Another busy day at the International Wine Challenge today. I had another good, hard-working table, and we tasted 131 wines together.
Two flights stood out. The first was a flight of Chilean Pinot Noirs. I wasn’t expecting a great deal, but these were consistently good, with most of them reaching medal standard. Chile is making good progress with Pinot, particularly (exclusively?) from cooler coastal areas. The rate of progress leads me to suggest that if it’s maintained, then New Zealand might face a bit of a challenge in years to come.
The second was a large flight of Central Otago Pinot Noirs from the 2008 vintage. This flight showed why New Zealand Pinot Noir is so well regarded: it’s just so consistently good. There were some lovely wines, with real elegance, freshness and balance. Most got through as medal standard, with just one failing to reach the mark.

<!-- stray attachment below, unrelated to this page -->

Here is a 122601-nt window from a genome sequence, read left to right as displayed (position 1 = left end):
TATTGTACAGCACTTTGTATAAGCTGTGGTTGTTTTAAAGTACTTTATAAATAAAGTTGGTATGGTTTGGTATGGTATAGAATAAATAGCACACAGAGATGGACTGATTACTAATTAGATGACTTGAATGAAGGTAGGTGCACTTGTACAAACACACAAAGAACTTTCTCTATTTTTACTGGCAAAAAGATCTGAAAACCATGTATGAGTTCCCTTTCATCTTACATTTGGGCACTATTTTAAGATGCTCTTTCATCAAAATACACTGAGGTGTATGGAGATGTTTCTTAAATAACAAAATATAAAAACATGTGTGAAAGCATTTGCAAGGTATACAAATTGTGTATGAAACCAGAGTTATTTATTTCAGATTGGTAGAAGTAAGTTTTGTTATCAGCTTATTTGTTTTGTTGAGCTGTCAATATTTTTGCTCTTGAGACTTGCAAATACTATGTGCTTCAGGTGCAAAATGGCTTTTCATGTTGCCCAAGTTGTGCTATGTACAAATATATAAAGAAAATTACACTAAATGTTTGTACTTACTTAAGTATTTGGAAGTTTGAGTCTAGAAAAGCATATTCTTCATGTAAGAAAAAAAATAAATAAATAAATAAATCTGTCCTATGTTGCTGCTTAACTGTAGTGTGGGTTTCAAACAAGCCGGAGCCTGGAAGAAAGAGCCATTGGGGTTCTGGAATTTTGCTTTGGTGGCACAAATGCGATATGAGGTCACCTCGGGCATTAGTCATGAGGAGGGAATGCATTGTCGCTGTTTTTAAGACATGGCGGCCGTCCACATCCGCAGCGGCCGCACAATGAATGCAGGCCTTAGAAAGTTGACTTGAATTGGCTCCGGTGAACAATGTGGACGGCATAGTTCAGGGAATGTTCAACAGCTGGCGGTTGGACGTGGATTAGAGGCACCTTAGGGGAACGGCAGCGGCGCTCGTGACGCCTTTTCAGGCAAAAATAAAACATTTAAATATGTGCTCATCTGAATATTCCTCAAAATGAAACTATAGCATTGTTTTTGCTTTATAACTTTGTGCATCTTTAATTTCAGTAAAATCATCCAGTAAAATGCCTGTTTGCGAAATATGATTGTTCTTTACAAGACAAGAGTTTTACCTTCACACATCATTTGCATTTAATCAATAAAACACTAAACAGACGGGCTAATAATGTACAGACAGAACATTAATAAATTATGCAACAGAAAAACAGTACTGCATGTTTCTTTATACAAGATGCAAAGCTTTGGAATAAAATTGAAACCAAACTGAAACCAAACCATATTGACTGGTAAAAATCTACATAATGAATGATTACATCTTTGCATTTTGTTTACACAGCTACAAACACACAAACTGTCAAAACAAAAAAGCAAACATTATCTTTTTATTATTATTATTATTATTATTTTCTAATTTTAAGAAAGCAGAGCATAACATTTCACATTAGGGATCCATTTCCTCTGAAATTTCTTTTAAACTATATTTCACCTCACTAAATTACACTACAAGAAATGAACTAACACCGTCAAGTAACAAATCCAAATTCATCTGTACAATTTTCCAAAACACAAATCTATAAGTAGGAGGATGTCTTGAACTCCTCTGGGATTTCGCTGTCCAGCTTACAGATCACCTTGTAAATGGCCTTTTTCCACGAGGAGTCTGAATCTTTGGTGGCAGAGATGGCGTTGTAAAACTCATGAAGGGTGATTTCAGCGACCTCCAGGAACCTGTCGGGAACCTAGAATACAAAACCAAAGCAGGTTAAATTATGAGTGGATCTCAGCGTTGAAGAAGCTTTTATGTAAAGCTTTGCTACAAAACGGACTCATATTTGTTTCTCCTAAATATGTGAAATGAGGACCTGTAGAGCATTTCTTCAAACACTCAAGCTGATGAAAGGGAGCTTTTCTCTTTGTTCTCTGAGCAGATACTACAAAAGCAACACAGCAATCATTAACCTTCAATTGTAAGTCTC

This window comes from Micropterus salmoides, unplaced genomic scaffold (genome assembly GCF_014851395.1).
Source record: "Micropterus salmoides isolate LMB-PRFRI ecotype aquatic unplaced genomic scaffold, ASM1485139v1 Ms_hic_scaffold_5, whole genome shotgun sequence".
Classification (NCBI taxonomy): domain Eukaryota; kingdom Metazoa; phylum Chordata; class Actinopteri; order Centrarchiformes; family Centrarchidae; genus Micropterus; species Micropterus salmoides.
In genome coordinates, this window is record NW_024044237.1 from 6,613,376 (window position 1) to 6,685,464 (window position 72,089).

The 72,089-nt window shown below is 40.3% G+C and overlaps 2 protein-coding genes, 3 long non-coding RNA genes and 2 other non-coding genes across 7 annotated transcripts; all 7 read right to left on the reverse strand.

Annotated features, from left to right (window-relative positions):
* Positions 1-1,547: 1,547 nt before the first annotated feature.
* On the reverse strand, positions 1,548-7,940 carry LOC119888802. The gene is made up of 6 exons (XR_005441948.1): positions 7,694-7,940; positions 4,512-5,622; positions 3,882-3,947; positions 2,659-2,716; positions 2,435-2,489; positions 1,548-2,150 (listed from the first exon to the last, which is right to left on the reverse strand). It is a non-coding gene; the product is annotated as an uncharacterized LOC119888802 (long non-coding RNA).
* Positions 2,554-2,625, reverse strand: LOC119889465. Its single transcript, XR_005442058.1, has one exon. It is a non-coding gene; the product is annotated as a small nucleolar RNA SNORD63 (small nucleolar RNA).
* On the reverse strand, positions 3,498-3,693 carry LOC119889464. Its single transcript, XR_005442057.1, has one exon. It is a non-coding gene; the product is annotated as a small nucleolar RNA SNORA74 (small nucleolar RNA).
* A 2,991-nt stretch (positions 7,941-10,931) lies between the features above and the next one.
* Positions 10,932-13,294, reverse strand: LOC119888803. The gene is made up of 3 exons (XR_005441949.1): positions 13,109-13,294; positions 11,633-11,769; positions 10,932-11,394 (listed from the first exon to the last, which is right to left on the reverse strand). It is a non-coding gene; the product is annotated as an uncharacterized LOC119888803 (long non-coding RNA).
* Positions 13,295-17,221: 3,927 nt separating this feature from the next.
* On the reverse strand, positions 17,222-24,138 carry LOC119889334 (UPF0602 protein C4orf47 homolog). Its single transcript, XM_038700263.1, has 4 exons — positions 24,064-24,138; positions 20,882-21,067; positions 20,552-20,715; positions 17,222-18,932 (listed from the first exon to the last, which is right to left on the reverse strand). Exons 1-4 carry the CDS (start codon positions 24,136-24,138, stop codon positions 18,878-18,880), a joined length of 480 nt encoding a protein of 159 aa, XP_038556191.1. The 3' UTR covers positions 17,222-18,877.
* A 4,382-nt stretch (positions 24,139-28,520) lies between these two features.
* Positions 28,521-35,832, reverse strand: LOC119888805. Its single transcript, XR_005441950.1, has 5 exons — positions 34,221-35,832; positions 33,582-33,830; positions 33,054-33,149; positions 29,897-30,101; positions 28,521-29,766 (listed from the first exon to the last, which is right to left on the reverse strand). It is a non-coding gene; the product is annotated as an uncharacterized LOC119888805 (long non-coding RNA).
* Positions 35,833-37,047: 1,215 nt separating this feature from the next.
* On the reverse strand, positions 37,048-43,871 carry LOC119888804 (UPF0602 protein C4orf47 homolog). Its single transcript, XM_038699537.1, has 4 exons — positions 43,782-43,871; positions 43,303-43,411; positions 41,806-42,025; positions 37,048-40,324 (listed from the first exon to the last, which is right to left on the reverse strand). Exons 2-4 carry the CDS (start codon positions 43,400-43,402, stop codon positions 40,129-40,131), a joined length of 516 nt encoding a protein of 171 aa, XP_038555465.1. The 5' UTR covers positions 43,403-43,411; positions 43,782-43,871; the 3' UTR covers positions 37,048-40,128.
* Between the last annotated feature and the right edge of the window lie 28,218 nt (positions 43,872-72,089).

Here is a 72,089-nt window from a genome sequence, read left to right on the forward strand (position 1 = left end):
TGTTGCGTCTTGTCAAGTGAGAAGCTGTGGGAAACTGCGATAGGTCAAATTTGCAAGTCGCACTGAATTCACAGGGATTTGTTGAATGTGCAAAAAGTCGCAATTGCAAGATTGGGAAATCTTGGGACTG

Not all the wines are as good. A table next to me asked me to identify a presumed fault in an Indian Cabernet. It had some nice sweet fruit, but also the meanest methoxypyrazine streak you could imagine, plus a sort of smoke taint – the finish reminded me of a peaty Islay whisky.
Below is a nice shot of the Barbican, taken on the way to lunch.